Bit of a curiosi-tea, this one.
It’s a blended tea, but from a single estate, the Castleton estate, located in the Kurseong district of Darjeeling.
I bought the tea from House of Tea, and paid 79 Swedish Crowns for a 30g packet, which at the time of writing was the equivalent of $9.73 US, £6.79 GB or €8.60.
The blend itself was created from a variety of cultivars, known as “clonals” in the Indian tea trade, that grow on the estate at an altitude of 1500m.
The leaves were from that year’s (2015, I believe) First Flush, and hand plucked.
As you can see from the picture, there’s quite a range of both leaf styles and oxidation levels in the blend, so I was intrigued to see what kind of liquor it would produce.
As always, my first thought with a good quality tea is to steep it Asian / Gong-fu style, but then I also got to thinking that this particular blend was probably put together for tea drinkers more familiar with Western style steeping, and so I should also try that method, too.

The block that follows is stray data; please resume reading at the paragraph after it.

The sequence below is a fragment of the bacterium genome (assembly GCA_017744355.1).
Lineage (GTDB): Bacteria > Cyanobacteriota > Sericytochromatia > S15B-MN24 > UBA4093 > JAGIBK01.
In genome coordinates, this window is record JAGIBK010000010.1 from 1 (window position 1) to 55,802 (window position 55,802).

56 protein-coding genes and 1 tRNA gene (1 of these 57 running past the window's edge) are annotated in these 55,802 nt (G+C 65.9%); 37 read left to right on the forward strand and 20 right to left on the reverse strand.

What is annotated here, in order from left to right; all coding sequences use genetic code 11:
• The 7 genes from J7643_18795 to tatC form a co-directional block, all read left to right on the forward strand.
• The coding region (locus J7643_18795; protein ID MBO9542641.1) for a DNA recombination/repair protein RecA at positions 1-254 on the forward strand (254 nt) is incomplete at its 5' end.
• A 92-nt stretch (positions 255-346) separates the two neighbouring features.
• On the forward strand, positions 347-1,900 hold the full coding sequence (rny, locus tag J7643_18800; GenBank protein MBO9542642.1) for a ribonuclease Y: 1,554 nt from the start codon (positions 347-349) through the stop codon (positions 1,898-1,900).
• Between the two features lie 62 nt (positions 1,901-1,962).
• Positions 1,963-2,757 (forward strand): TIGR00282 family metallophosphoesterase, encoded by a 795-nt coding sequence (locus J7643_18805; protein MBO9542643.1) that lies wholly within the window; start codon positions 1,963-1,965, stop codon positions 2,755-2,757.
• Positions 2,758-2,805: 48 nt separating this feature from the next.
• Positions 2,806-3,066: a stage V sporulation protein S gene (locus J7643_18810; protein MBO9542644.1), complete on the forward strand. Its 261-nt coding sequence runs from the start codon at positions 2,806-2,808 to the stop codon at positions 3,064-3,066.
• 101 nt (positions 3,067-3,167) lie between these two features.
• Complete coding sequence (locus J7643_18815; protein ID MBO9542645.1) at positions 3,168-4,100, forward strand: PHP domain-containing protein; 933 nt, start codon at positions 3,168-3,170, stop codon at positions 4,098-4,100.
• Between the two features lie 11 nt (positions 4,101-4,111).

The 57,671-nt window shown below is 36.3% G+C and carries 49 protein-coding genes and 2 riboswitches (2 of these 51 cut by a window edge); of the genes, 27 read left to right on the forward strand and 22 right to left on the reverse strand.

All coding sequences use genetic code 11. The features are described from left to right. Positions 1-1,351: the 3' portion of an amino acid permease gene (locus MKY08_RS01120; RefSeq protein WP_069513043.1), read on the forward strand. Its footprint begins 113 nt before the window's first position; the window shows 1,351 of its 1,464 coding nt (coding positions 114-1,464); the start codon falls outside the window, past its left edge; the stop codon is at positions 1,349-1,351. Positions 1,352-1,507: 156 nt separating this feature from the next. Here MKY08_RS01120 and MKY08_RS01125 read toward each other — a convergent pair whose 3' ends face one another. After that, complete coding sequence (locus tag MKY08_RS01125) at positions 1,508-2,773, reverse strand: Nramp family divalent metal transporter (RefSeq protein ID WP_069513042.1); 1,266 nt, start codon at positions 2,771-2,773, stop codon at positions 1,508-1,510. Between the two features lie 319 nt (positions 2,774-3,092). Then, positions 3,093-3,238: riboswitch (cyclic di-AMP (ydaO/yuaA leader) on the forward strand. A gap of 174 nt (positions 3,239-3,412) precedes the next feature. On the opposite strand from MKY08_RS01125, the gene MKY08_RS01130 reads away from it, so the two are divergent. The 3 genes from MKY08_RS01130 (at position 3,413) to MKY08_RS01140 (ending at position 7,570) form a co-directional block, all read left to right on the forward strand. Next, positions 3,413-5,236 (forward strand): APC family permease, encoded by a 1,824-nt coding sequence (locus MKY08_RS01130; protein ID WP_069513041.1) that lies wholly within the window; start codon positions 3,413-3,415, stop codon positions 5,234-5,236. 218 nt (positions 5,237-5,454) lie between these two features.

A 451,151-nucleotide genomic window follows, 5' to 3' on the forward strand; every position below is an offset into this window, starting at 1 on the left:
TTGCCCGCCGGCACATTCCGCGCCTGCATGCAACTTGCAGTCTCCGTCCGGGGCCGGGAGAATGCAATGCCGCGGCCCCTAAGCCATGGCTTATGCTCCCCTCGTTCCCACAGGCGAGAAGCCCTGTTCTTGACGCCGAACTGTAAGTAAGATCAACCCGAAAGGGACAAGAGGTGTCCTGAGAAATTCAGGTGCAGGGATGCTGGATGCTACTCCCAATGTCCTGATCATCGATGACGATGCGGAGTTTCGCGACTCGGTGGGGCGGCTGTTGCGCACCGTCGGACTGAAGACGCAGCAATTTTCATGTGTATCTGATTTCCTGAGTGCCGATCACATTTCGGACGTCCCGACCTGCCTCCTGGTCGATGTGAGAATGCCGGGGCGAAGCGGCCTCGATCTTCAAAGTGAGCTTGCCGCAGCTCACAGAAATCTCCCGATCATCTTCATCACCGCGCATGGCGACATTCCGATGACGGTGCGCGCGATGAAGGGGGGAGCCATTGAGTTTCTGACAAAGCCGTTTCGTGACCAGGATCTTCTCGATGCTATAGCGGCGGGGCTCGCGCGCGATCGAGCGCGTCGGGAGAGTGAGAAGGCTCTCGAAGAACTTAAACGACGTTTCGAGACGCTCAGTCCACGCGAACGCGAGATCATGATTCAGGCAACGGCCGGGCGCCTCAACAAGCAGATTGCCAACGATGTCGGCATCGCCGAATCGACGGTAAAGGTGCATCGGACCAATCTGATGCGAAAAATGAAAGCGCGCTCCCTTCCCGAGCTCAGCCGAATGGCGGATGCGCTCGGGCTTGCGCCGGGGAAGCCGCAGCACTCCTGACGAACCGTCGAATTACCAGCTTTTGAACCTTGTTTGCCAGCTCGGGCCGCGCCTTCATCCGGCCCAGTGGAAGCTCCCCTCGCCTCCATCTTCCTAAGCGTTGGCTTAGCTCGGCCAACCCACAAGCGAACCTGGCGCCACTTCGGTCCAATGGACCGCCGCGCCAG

Asian style infusions were done in the Samadoyo pot, with 6g of tea to the 150ml capacity of the pot’s infusion chamber. The steepings were of 5, 10, 15, 20, 25, and 30 seconds duration.
Western style infusions were also done with 6g of tea in 4dl of water in a small glass teapot. Three infusions were done, at 1, 1½, and 2 minutes duration. The tea/water ratio and durations for the Western style infusions were as per the supplier’s instructions on the packaging. I think it’s interesting to note that the ratio of tea/water and infusion times are slightly higher/shorter in this variation of Western infusion than for others you might see, nudging it somewhat in the direction of Asian style.
Water for both styles of infusion was at 100°C.
After trying both infusion methods I think that I’d have to come down on the side of Western style infusion for this tea. Although it was a fairly close run thing, I’d say that Western style infusion coaxed just a little more out of the leaves here, including a nice hint of astringent bite that seemed to be missing from the Asian style steepings.
The dry leaf had a curiously neutral aroma, but the tea liquor itself was totally different, full bodied, with a pronounced rose like fragrance, and a subtle sweetness, fruity but with something like honey or brown sugar components.
The overall effect was wonderful – tasty, refreshing and satisfying, but also subtle and sophisticated, in short everything you would expect a good Darjeeling to deliver.